When silence isn’t a virtue
There was a time when anything to do with wide-bodied aeroplanes, as Boeing and Airbus’ best selling planes are known, would trigger high profile accusation and counter-accusation across the Atlantic. Events this past week suggest this era is over–or is it? First, the facts.
For nearly a decade the U.S. Air Force has been trying to replace its tanker fleet, much of which came into service when President Eisenhower was in the White House! Boeing and Airbus duly launched rival bids for the 179 or so planes the American government wanted to buy. The expected outlay on these planes was not pocket change, US$35 billion in fact. Boeing got into a lot of trouble in a procurement scandal almost 10 years ago, something which is said to have persuaded the US Air Force of the need for genuine competition in public procurement. Bravo!
Turns out, however, that Airbus and its US partner, Northrop, won the first bid to supply these aircraft, but that decision was overturned after Boeing complained and on a technicality. New criteria were put in place, which if complied with, involved the U.S. government having to predict oil prices for the next 50 years (the likely duration of the planes being tendered for.) Then, late last month, despite lots of press speculation that Airbus would win outright (this time bidding on its own) or at least part of the contract, Boeing was awarded the entire contract. The appeals that were expected to follow (whoever won) were simply not pursued.
Then the strangest thing happened. There was almost silence from Europe about the outcome. For sure, there were pro forma statements of regrets from senior political figures. But no ritual bouts of American baiting, threats to take the US to the World Trade Organization, etc., ensued. Airbus, having snatched defeat from the jaws of victory, faced a chorus of silence from its supporters. It’s all a far cry from the hysterical reactions on both sides of the Atlantic that characterise the aeroplane industry.
What’s going on? And, why should anyone else care? As to the latter question, let’s be clear: it’s bad enough when firms are in cahoots with each other, even worse when firms cooperate with customers–in extraordinary circumstances, even state customers. Such deals are counter to the principles underlying open competition and a free trading system. At a time when many governments have resorted to subsidies to prop up ailing industries, it seems competition on the merits gives way all too easily to something far less appealing.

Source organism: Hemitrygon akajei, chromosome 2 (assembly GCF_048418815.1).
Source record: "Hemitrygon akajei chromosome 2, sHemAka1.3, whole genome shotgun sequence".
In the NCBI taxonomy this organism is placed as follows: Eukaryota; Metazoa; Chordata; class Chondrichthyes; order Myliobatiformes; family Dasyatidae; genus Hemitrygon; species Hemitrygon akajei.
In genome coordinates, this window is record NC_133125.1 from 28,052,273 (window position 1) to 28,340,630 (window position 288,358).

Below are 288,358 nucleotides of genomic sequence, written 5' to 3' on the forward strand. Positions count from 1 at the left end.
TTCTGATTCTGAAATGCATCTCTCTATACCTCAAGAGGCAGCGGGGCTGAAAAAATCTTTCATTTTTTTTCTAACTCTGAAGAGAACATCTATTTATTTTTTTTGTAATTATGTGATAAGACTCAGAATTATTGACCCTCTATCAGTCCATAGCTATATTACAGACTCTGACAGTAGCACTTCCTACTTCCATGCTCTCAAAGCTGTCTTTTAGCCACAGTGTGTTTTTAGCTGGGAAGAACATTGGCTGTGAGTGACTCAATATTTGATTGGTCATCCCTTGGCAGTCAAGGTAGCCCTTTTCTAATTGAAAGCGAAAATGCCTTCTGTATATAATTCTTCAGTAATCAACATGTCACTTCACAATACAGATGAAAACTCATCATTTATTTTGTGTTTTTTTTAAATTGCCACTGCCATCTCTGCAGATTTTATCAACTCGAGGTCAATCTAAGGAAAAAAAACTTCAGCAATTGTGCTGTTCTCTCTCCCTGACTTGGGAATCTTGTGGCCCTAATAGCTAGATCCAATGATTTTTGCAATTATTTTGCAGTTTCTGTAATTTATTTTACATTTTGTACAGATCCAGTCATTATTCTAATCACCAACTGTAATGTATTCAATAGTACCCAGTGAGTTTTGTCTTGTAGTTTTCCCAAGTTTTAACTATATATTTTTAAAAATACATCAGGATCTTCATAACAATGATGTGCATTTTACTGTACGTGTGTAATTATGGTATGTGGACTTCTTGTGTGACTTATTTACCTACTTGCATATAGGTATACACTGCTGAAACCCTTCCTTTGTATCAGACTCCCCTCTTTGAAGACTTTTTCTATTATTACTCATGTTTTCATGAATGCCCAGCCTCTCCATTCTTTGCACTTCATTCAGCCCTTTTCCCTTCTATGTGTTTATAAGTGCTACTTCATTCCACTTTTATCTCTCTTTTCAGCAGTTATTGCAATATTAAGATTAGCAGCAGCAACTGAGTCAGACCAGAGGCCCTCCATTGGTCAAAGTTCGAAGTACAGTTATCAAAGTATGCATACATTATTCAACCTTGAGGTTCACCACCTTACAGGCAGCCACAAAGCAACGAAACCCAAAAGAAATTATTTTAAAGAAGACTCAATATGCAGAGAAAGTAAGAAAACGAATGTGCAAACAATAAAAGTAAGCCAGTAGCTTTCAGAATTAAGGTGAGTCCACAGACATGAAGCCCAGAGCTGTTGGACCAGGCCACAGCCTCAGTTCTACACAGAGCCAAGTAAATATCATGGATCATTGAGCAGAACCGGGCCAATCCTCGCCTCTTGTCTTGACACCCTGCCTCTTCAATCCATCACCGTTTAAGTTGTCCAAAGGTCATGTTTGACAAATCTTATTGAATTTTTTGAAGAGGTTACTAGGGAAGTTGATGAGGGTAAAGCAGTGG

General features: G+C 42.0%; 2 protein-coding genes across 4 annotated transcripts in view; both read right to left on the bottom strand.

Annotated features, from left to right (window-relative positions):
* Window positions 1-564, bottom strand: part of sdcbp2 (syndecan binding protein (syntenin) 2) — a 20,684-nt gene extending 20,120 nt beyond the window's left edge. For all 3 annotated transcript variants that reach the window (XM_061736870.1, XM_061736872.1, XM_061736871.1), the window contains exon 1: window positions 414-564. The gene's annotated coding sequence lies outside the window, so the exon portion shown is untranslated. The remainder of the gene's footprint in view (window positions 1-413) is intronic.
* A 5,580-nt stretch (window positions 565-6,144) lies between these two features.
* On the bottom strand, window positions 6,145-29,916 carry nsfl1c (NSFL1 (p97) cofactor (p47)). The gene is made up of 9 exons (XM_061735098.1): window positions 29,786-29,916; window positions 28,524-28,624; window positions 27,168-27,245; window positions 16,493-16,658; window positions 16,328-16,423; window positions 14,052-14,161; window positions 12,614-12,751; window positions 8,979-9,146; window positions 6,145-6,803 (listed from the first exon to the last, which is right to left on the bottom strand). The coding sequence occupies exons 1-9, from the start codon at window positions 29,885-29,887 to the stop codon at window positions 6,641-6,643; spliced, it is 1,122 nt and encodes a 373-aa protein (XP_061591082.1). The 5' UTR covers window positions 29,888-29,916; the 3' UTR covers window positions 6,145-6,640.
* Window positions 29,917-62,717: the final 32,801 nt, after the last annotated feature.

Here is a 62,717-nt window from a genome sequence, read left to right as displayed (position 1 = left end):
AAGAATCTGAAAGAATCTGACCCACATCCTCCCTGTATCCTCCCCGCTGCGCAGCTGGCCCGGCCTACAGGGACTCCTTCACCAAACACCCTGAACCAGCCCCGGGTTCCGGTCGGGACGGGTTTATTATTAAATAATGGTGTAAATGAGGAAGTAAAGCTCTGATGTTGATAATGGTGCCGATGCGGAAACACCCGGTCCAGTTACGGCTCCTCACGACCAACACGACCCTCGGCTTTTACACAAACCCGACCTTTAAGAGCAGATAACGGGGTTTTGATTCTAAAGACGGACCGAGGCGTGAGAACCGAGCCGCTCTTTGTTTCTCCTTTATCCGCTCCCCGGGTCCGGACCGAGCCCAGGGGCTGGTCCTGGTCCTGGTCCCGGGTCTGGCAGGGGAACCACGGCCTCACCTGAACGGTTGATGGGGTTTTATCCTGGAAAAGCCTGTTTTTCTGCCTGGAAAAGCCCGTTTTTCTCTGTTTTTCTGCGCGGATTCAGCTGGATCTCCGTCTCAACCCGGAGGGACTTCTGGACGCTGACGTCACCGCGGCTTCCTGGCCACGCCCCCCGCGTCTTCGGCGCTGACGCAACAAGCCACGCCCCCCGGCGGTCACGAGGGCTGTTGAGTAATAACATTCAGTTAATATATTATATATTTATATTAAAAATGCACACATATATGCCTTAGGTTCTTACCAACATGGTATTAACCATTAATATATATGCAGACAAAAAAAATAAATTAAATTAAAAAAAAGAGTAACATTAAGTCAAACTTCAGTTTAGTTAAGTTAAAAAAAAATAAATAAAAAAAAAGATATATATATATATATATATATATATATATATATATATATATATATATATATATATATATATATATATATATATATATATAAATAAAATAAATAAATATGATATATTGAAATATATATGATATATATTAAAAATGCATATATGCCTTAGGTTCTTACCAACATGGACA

There could be two reasons why Airbus has called off its European attack dogs. First, in return for its silence, Airbus believes it will be first in line for other Federal Government plane contracts. Having being strung alone and misled for so long, surely Airbus must serious discount any such overtures? Perhaps now it plans to build planes in North America, Airbus reckons political forces are shifting in this direction. As Japanese automobile producers found out, buying commercial peace with the Americans meant investing in the USA and hiring lots of workers. Déjà vu all over again?
Or, perhaps a bigger deal is afoot? For years US Administrations and the European Commission have been at loggerheads over their subsidies to their producers of wide-bodied aircraft (for our dynamic duo, Airbus and Boeing.) Each side has brought cases to the WTO’s Dispute Settlement body. The end game of such disputes could be upon us. Neither party will unilaterally withdraw its subsidies–doing so here is a first mover disadvantage. Neither party is likely to win outright–and with so much apparently at stake, full compliance with any Dispute Settlement Ruling is unlikely. Rather than have a damaging standoff, the premium on a negotiated outcome grows. A dangerous game of chicken–waiting for the first party to blink–ensues.
In these circumstances, the temptation might be to bundle the tanker procurement problem with that of the more general WTO dispute over aircraft subsidies, seeking a solution between the parties. Europe’s silence after the tanker procurement announcement may have won it a negotiating chip in endgame tussle over aircraft subsidies. If the payoff to Europe is large enough, then maybe silence is golden after all.
By now, plenty of readers may be recoiling. What about the rules-based trading system, you might well ask? What indeed. What about the demise of transatlantic power and the end of U.S. and European carve-ups? What indeed. It is evident that the dinosaurs have not died. Still, something fundamental has taken a knock and the world economy is not better for it. The longer term damage will become all too clear when Russia, Brazil, and China all expand their aircraft development subsidies so as to break the transatlantic duopoly. For most of us only the most frequent flyers will be the winners, the rest of us picking up the tab through increased tax bills and interest payments.
Rather than rubbish the existing set of international rules that allow such nonsense to happen, far better to build a constituency in favour to tightening them up. Airbus’ and Europe’s silence last week was a pointed reminder of Adam Smith’s lesson that the customers’ best friend is the competitive process and no one particular competitor–irrespective of nationality. In business, silence is rarely golden. The case for open borders and a freer world trading system inevitably lie elsewhere.